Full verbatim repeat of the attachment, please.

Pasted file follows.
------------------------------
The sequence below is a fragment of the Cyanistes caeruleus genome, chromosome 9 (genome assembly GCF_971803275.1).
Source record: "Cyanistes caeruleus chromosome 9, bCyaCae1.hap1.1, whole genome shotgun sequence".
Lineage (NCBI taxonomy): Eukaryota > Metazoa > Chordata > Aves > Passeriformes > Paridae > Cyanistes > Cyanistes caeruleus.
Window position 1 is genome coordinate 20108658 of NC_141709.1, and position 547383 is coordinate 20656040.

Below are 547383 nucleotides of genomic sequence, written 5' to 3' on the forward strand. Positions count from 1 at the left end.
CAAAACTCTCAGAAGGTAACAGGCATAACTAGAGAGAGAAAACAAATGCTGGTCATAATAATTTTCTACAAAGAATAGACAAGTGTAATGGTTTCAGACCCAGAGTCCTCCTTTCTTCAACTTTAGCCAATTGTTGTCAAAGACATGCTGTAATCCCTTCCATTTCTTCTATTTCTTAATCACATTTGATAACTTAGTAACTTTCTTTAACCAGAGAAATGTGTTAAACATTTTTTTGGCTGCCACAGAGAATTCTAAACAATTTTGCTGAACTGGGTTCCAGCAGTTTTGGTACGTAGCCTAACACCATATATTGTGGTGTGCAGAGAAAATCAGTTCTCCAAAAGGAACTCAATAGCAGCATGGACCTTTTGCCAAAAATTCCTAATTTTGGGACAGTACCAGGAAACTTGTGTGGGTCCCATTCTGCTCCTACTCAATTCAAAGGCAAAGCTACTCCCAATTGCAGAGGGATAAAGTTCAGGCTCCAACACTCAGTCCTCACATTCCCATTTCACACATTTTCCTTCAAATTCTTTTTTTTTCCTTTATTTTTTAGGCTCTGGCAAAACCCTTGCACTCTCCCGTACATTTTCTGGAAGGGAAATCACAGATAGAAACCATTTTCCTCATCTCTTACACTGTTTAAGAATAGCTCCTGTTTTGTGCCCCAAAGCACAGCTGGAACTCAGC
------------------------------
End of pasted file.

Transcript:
The sequence below is a fragment of the Cyanistes caeruleus genome, chromosome 9 (genome assembly GCF_971803275.1).
Source record: "Cyanistes caeruleus chromosome 9, bCyaCae1.hap1.1, whole genome shotgun sequence".
Lineage (NCBI taxonomy): Eukaryota > Metazoa > Chordata > Aves > Passeriformes > Paridae > Cyanistes > Cyanistes caeruleus.
Window position 1 is genome coordinate 20108658 of NC_141709.1, and position 547383 is coordinate 20656040.

Below are 547383 nucleotides of genomic sequence, written 5' to 3' on the forward strand. Positions count from 1 at the left end.
CAAAACTCTCAGAAGGTAACAGGCATAACTAGAGAGAGAAAACAAATGCTGGTCATAATAATTTTCTACAAAGAATAGACAAGTGTAATGGTTTCAGACCCAGAGTCCTCCTTTCTTCAACTTTAGCCAATTGTTGTCAAAGACATGCTGTAATCCCTTCCATTTCTTCTATTTCTTAATCACATTTGATAACTTAGTAACTTTCTTTAACCAGAGAAATGTGTTAAACATTTTTTTGGCTGCCACAGAGAATTCTAAACAATTTTGCTGAACTGGGTTCCAGCAGTTTTGGTACGTAGCCTAACACCATATATTGTGGTGTGCAGAGAAAATCAGTTCTCCAAAAGGAACTCAATAGCAGCATGGACCTTTTGCCAAAAATTCCTAATTTTGGGACAGTACCAGGAAACTTGTGTGGGTCCCATTCTGCTCCTACTCAATTCAAAGGCAAAGCTACTCCCAATTGCAGAGGGATAAAGTTCAGGCTCCAACACTCAGTCCTCACATTCCCATTTCACACATTTTCCTTCAAATTCTTTTTTTTTCCTTTATTTTTTAGGCTCTGGCAAAACCCTTGCACTCTCCCGTACATTTTCTGGAAGGGAAATCACAGATAGAAACCATTTTCCTCATCTCTTACACTGTTTAAGAATAGCTCCTGTTTTGTGCCCCAAAGCACAGCTGGAACTCAGC